Lunation is a literary thriller set in a world where truth, fiction and character are merging and unstable.
Lunation is a literary thriller set in a world where truth, fiction and character are merging and unstable. It takes the reader into an underworld of Government censorship, madness, fear and sex. Lunation is about the erotic relationship between a reader and writer. It asks you, the Reader to get into bed with the Writer and breathe in the danger of that union.
Isabella Luce is a Sydney journalist who is put under surveillance by the Howard Government for trying to tell the story of Luna, a young girl from Basra who is held in detention. The novel charts Isabella’s subsequent psychic disintegration, taking the reader on a paranoid journey into the confined mind and the stories that haunt that mind. It is also a love story about a scared girl seeking a mother and a lonely woman seeking a daughter. It is about the importance of real connections in a cold, new disposable world where love and sex are found online and thrown away as quickly as possible.
Lunation is told in frames of points of view, prose, documentary, afterimages and poetry and fragments into ghost stories of ‘mad women’ such as Zelda Fitzgerald, Yoko Ono, Sylvia Plath and Janet Frame. The ghosts that inhabit the walls of prisons, literature and the mind vie for attention in a hurly burly of urgent narrative reminiscent of Milan Kundera, Jeanette Winterson or Michael Ondaatje.
Lunation asks the reader to explore the edges of the information we are given and the greyness between fiction and fact. It is the story of a mad nation, complicit in crimes by remaining willingly ignorant and accepting the printed word as truth. It is about the stories we tell ourselves in order to feel free and asks if freedom is ever really possible.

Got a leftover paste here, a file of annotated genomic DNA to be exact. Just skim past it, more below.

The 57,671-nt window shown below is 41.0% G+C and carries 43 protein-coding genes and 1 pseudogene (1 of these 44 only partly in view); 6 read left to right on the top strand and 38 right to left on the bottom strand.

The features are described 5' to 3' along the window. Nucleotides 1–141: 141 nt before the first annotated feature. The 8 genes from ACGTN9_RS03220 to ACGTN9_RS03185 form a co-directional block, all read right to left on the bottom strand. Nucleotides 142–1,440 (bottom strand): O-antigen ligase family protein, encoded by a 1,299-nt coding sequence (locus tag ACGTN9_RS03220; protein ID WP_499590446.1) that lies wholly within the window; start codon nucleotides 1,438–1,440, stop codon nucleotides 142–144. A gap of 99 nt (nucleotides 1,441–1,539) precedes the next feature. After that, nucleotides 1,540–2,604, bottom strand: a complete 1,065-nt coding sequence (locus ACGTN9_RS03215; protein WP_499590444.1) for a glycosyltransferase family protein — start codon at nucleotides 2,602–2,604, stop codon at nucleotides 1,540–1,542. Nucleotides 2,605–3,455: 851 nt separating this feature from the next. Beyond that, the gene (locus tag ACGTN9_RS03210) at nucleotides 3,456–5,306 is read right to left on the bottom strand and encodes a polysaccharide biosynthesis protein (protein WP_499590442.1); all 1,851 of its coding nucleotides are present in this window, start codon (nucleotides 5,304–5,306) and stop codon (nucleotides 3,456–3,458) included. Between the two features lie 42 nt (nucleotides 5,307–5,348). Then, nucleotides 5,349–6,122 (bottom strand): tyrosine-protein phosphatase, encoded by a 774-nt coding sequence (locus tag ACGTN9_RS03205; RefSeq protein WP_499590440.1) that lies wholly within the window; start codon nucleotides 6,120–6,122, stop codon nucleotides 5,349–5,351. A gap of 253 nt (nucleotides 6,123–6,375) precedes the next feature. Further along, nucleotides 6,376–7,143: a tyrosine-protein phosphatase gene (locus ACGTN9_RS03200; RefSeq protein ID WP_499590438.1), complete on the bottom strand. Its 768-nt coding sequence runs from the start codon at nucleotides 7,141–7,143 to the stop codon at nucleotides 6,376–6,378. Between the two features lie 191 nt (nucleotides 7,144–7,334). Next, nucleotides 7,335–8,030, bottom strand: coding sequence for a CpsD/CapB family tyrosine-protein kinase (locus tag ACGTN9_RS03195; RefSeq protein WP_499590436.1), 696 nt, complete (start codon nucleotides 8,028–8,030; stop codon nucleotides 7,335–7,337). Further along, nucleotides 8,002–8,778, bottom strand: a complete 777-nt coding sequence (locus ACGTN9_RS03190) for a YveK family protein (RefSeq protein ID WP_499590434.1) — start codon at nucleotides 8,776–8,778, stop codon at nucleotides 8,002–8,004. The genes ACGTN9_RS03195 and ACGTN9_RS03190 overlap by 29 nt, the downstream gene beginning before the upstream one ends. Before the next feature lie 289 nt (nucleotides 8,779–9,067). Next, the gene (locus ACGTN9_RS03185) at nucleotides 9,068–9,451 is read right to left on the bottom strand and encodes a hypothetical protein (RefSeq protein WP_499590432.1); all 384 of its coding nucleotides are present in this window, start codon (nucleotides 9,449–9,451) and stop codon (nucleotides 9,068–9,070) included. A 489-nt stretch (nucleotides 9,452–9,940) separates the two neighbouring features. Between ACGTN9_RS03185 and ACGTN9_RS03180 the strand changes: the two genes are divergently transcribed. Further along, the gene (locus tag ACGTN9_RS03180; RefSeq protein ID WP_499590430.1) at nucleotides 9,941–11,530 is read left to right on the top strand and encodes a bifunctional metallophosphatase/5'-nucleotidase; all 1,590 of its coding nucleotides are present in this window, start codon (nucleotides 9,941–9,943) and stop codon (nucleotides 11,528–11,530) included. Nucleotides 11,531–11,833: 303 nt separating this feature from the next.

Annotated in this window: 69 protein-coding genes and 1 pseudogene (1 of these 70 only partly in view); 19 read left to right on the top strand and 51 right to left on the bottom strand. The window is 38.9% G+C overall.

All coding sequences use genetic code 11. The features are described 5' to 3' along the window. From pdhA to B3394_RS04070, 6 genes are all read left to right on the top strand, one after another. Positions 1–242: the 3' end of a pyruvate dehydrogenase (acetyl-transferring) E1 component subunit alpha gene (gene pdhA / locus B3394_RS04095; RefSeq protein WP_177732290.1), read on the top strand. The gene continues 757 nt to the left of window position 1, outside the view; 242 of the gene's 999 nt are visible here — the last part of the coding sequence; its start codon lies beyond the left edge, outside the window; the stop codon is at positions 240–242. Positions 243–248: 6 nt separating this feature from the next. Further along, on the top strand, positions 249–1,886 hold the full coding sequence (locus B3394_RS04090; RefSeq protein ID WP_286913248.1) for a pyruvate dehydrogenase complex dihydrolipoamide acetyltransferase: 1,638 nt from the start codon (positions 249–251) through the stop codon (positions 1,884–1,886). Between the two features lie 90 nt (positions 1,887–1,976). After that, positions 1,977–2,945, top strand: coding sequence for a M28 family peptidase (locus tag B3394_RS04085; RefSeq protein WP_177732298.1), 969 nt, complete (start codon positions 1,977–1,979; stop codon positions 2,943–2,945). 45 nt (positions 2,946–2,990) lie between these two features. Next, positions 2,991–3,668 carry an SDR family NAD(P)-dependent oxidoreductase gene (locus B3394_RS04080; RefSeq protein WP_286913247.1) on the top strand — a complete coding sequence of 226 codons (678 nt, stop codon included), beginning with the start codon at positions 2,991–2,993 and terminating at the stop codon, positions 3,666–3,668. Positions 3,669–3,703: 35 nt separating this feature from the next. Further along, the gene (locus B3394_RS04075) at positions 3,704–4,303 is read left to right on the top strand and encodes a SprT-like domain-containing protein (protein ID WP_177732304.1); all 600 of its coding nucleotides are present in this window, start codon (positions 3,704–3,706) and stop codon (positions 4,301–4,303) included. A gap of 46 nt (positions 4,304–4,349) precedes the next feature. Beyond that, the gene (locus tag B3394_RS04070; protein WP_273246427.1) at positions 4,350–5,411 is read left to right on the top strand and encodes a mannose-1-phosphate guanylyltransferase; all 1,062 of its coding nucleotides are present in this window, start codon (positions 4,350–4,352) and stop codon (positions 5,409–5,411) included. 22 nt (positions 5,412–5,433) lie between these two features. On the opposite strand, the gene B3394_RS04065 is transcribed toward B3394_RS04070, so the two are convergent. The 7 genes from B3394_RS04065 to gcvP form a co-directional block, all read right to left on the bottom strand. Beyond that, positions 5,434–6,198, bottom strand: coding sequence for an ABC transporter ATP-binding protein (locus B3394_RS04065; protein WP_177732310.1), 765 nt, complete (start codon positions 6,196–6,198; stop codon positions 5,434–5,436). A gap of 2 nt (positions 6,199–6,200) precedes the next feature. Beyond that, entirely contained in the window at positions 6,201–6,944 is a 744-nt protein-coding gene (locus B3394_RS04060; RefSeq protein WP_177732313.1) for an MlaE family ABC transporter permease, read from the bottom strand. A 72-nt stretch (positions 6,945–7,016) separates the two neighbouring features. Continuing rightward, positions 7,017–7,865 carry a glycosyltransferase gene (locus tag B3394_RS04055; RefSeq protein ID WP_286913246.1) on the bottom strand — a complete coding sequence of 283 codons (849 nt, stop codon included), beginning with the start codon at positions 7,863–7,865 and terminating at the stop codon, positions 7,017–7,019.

Lunation looks at relationships between women across time – from the erotic imagined relationship between Lucia Joyce and Zelda Fitzgerald, to Virginia Woolf and Vita Sackville-West. The book is about women reading women, dreaming women and women finding ways to speak out in the structures of male censorship and power structures. It is about so-called "mad women" and the ways they found to explore alternative ways of existing in a world that has always locked up those that are different.
The novel was written as part of my doctorate in creative writing which I wrote on Dorothy Porter, Anne Carson and Siri Hustvedt – looking at how women's writing has changed and evolved and pushed the idea of the novel since involuntary incarceration was abolished in the 1960s. Lunation is also a thriller based on the censorship that I encountered as Artistic Director of Playworks, the women's script development organisation, when wishing to speak out about children in detention.
It is a book about those we lock up.